Having been through that when I got to UCLA, School on Wheels was something I wanted to keep in touch with. I created a School on Wheels at UCLA student group. We do everything our parent organization does. On top of that, we do campus tours and provide financial aid and financial literacy workshops. We provide college admission workshops as well. We tutor at shelters on the Westside and North Hollywood.
Having a tutor became more than just academic support – it became a mentorship. For someone from outside the shelter who came every week on a consistent basis made me feel really special. That was a lot of support that I can’t be thankful enough for.
&: What do you look forward to most in a career in student affairs?
Sanchez: Education shouldn’t be a “debt sentence,” like it is now. If you are very thrifty and resourceful, you can make it through college fairly unscathed, maybe even keep it down.
The average [student debt] has about $30,000 right when they get out now. If students can scrape by with maybe $10,000 in loans, they’re doing well. Unfortunately, they don’t always know about all the scholarships that are available or get discouraged about not getting one the first time. I think if students became more aware of the resources available to them, it would be easier.
Right now, UCLA is debating over having a financial literacy requirement in light of what the recession brought. I think if more students had a bit of that integrated into their curriculum, it can make college more manageable and affordable.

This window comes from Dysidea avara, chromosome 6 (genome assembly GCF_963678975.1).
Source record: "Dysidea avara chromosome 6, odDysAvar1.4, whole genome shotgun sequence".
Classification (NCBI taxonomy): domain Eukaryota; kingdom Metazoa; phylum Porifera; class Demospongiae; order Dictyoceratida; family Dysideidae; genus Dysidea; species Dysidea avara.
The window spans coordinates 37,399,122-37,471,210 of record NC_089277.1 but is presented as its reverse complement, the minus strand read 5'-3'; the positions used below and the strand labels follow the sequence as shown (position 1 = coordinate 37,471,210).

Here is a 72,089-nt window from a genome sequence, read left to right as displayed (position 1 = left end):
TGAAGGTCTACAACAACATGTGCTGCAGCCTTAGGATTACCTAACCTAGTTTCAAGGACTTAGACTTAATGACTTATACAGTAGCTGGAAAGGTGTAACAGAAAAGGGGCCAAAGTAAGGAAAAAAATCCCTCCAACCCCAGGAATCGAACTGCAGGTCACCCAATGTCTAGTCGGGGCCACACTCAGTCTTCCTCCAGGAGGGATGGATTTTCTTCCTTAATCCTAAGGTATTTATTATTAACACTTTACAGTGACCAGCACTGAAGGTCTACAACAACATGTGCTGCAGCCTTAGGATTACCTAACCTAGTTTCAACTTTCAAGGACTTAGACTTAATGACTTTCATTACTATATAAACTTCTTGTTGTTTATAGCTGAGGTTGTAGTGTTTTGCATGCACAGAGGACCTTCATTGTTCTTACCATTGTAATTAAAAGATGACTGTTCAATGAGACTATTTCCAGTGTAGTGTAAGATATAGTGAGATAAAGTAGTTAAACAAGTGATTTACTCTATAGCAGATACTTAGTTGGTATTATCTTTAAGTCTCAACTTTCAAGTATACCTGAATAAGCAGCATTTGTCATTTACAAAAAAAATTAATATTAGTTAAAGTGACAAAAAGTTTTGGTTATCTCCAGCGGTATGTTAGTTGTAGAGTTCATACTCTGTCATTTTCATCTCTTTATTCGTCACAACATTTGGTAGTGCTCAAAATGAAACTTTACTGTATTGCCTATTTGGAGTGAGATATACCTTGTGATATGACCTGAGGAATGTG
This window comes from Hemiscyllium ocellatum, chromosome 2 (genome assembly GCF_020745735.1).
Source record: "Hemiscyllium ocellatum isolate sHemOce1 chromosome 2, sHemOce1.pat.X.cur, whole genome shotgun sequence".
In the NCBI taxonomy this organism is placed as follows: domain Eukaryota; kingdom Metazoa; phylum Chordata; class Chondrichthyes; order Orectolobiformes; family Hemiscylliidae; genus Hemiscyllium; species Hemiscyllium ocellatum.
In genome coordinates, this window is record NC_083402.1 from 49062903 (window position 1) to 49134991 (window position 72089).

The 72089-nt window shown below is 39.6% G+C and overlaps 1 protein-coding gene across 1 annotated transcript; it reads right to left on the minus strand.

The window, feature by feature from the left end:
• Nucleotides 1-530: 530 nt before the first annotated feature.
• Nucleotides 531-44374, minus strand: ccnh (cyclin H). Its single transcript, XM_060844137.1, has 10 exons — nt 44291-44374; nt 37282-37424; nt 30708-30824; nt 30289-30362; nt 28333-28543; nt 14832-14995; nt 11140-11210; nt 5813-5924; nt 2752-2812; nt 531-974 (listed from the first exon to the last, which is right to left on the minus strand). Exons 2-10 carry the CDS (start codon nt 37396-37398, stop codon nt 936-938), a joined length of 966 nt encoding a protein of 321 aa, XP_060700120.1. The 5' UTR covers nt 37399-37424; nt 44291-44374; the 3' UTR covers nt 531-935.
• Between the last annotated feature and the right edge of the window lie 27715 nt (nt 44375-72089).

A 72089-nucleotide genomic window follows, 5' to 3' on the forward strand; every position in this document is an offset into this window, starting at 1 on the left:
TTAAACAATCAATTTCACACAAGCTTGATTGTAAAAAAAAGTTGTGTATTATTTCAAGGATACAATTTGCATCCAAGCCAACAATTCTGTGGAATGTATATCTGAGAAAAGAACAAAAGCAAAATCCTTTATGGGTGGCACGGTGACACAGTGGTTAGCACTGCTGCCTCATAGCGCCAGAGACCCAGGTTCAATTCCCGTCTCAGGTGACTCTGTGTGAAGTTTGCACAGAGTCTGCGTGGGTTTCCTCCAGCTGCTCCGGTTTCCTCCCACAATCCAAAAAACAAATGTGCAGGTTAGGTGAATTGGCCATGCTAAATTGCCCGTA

&: How did you get through the financial aid process?
Sanchez: I graduated with $2,000 in loans – I just finished paying it off. I’ll have to take out more for next year, but I’m okay with it – it’s for a master’s degree.
I received a lot of financial support from UCLA to do my senior thesis, because my undergraduate years were heavily paid by scholarships. I had research stipends to go to New York and Boston to visit private collections and study magicians’ collections for my research. I even taught a class on minority magicians a year ago over at Royce Hall as an undergrad through UCLA’s Undergraduate Student Initiated Education Program, USIE.
&: What is your dream job?
Sanchez: I’d be working in scholarships or the financial aid department, helping other students. I’d be helping them see what their options are and see how they can get through college. I would be making some sort of impact that would be beneficial to students pursuing enrichment and refinement through education.
There’s a difference when you’ve been college-educated and having had exposure to what your options are. It’s not like doing the same old, “here’s school again.” It’s much more than that. It’s meeting people, learning how to network, how to appreciate people, how to build something.
In college there are so many opportunities to delve into research or community action. That’s something that UCLA does really well – getting students’ feet wet in the community around them. My first day as a freshman was UCLA Volunteer Day; we painted the field at Miguel Contreras High School. When you’re educated, you think globally, it’s not just about your immediate [surroundings]; it’s thinking beyond your world.
My personal definition of education is that it’s not just knowledge – it’s awareness of your circumstances and how they can be different in the future. Being able to see what your future can look like, and seeing how your future weaves into what the community is doing and how it needs you – what you can do to give back. It’s not just me in my own space; it becomes us.